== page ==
The energy industry is experiencing growing pains. The increased deployment of renewable energy is juxtaposed by the growth of shale oil and gas, and the threat of climate change looms over the entire industry. This shifting landscape demands that energy companies proceed with caution and carefully consider every outcome when conducting business. To do so, they need the assistance of a professional with a mind for business: someone familiar with the capabilities and limitations of companies in the energy sector. In other words, they need an analyst.

Let’s look at three analyst careers and the important role these professionals play in energy-related fields.

Business Analyst

Business analysts define the capabilities of an organization to understand how it can better deliver products and services. To accomplish this, an analyst will interview leaders, team members, and subject matter experts: anyone who can provide a unique perspective. They take an objective approach to solving problems and in doing so help companies overcome challenges and meet their objectives.

Business analysts are critical in the energy sector, where their business and technical knowledge allow them to consider multiple perspectives when problem-solving and articulating solutions to stakeholders of varying skill sets. For example, a professional with a Master of Business Administration with Certificate in Energy Business could help a power or utility company transition to renewable energy while taking into account the legal, financial, and organizational aspects unique to the energy industry.

Financial Analyst

Think of financial analysts as fortune tellers who, rather than gaze into a crystal ball, pore over financial data to predict market trends. Industry insights allow financial analysts to help organizations make strategic decisions and turn a profit. Before developing a strategy, however, an analyst must meet with leaders to assess a company’s prospects and financial health. Only by considering factors that affect a specific industry (microeconomics) and the economy as a whole (macroeconomics) can a financial analyst recommend an appropriate course of action, usually in the form of an investment.

Financial analysts do their best work when turning their attention to a particular industry, such as the energy sector. In energy-related fields, where energy prices can fluctuate wildly, a financial analyst can mitigate risk by helping companies invest in energy commodities. Known as hedging, this process allows energy companies to lock in the price of a commodity, such as natural gas, and meet their financial goals.

Energy risk management is invaluable in the energy industry, but it’s only one area a financial analyst must be familiar with. Energy Finance, for example, explores value chain analysis, oil and gas financial statement analysis, and financing energy companies and projects. Available to students pursuing an MBA with Certificate in Energy Business or a Graduate Certificate in Energy Business, this online course can help professionals adopt a skill set sought after by energy companies in need of financial guidance.

Budget Analyst

Budget analysts, more so than financial analysts, oversee a company’s financial health. These professionals help public and private companies plan their finances, developing budgets an organization can follow to meet their future financial needs. Budget analysts do far more than develop budgets, however. They are gatekeepers who evaluate budget proposals, financial requests, and funding methods. If an initiative isn’t deemed cost-effective, a budget analyst may recommend making changes or nixing it altogether. Final budget decisions are left to leadership, but without the expertise of budget analysts, a company could find itself in the red.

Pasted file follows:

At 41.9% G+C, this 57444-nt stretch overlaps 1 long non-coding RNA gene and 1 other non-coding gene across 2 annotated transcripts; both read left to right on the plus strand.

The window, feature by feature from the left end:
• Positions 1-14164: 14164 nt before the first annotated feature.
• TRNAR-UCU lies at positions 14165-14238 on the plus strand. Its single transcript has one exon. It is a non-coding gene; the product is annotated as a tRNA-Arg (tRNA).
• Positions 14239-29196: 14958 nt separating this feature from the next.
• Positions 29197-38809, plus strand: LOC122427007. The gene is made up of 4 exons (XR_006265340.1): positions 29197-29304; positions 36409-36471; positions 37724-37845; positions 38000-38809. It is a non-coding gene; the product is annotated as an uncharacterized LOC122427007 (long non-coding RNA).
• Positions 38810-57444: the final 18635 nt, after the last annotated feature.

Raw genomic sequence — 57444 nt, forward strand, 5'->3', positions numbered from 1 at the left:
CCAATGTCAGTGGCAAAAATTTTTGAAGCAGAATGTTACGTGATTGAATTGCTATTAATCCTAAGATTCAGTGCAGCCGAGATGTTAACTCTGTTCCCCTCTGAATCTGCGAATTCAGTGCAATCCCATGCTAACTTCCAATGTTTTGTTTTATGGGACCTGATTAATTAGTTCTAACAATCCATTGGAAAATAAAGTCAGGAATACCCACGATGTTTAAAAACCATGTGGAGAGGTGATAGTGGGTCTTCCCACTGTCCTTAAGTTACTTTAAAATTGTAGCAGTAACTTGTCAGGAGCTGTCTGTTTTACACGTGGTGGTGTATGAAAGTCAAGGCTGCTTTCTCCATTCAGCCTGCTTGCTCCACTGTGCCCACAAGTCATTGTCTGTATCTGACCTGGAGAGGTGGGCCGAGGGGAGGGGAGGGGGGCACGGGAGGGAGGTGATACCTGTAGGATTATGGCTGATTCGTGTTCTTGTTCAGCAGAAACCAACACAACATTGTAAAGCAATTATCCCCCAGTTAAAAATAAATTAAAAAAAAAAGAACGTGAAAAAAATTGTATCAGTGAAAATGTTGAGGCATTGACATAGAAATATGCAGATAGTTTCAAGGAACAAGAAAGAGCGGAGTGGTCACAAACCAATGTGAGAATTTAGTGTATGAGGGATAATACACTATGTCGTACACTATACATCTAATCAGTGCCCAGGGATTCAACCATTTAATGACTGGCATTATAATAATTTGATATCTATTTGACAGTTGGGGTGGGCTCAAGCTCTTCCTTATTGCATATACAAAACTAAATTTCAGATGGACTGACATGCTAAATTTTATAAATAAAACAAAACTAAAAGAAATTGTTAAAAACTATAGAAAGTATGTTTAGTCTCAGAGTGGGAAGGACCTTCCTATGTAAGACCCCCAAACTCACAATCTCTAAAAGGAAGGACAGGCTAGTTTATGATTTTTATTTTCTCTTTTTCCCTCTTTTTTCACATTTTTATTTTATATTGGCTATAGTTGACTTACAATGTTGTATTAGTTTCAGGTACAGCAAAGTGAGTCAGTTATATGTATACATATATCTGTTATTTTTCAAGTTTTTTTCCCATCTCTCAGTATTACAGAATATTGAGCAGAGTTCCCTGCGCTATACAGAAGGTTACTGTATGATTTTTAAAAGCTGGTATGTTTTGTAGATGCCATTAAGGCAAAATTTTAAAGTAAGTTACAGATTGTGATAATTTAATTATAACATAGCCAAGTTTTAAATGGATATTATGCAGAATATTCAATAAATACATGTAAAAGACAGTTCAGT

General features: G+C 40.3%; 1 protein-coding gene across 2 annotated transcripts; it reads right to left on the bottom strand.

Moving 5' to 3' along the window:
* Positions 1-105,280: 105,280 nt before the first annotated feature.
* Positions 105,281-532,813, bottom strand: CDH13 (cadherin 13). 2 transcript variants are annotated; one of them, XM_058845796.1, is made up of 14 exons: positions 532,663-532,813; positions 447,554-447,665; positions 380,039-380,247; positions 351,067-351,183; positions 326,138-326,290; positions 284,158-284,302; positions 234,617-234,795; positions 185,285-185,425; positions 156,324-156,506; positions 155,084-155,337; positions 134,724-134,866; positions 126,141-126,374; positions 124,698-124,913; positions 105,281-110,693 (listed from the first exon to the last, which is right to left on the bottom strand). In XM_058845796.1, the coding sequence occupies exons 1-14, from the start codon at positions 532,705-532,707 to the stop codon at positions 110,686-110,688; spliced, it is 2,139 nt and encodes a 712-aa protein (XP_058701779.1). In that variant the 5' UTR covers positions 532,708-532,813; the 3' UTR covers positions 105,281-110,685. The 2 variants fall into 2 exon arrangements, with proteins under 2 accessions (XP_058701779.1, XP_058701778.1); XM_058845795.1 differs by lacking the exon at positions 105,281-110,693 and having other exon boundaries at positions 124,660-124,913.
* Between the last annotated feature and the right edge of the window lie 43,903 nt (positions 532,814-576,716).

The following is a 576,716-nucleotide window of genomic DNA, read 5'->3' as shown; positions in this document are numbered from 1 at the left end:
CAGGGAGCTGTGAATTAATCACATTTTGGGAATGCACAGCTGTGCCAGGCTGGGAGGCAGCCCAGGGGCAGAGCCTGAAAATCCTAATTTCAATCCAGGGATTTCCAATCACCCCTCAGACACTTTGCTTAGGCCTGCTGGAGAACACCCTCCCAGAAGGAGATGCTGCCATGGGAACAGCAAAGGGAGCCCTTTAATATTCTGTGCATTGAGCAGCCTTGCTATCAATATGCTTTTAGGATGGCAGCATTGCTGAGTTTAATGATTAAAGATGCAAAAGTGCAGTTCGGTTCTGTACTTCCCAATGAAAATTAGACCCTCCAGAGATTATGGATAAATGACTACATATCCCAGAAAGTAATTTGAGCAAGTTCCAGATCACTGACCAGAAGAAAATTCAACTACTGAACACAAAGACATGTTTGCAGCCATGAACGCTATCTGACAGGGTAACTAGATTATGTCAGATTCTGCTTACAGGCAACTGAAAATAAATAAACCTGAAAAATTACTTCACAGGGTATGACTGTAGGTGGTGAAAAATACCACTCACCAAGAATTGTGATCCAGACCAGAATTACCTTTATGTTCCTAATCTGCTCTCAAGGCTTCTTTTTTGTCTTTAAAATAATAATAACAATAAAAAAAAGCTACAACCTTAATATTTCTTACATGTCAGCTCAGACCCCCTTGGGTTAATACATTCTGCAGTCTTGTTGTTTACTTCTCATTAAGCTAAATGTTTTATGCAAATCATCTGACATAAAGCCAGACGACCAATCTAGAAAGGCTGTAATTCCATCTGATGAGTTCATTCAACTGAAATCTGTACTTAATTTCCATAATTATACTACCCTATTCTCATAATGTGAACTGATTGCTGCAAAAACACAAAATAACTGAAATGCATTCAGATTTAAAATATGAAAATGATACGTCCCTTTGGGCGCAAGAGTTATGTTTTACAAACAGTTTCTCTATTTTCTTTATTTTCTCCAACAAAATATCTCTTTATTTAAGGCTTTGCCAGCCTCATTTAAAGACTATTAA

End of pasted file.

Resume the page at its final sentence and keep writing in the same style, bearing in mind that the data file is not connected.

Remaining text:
The price of an energy commodity is incredibly volatile, as it’s susceptible to changes in weather, storage, and regulations. In a sector where the future is uncertain, budget analysts must be on top of their game. They must account for not only previous and future expenditures but also actual expenditures. Ensuring compliance with budgetary allocations, maintaining spending records, and establishing budgetary control processes are all responsibilities of a budget analyst in the energy industry.

Gain the Mindset of an Analyst at UT Permian Basin

The University of Texas Permian Basin offers two online programs with an emphasis on energy business:

  • Graduate Certificate in Energy Business: This 12-credit online program will help professionals translate their accounting, finance, management, and business knowledge to the rapidly growing energy industry. This certificate is ideal for professionals in energy-related fields who want to advance their careers.

Entirely online and featuring asynchronous elements, our programs will allow you to pursue graduate credentials on your own time, at your own pace. Through Canvas, you’ll be able to connect with your professors and peers on 24-hour discussion boards. Online tools like these will facilitate your learning and help you develop the soft skills analysts need to interact with stakeholders and articulate their findings. Finally, our programs are taught by the same experienced professionals who teach on campus. Every measure has been taken to help ensure that you receive the highest quality education possible, comparable to anything found on UT Permian Basin’s campus.

Accredited by the Association to Advance Collegiate Schools of Business, our programs will provide you with the skills needed to thrive as an analyst or any number of other careers in energy-related fields. Apply now to your program of choice if you’re interested in putting your analytical mind to work in the energy industry.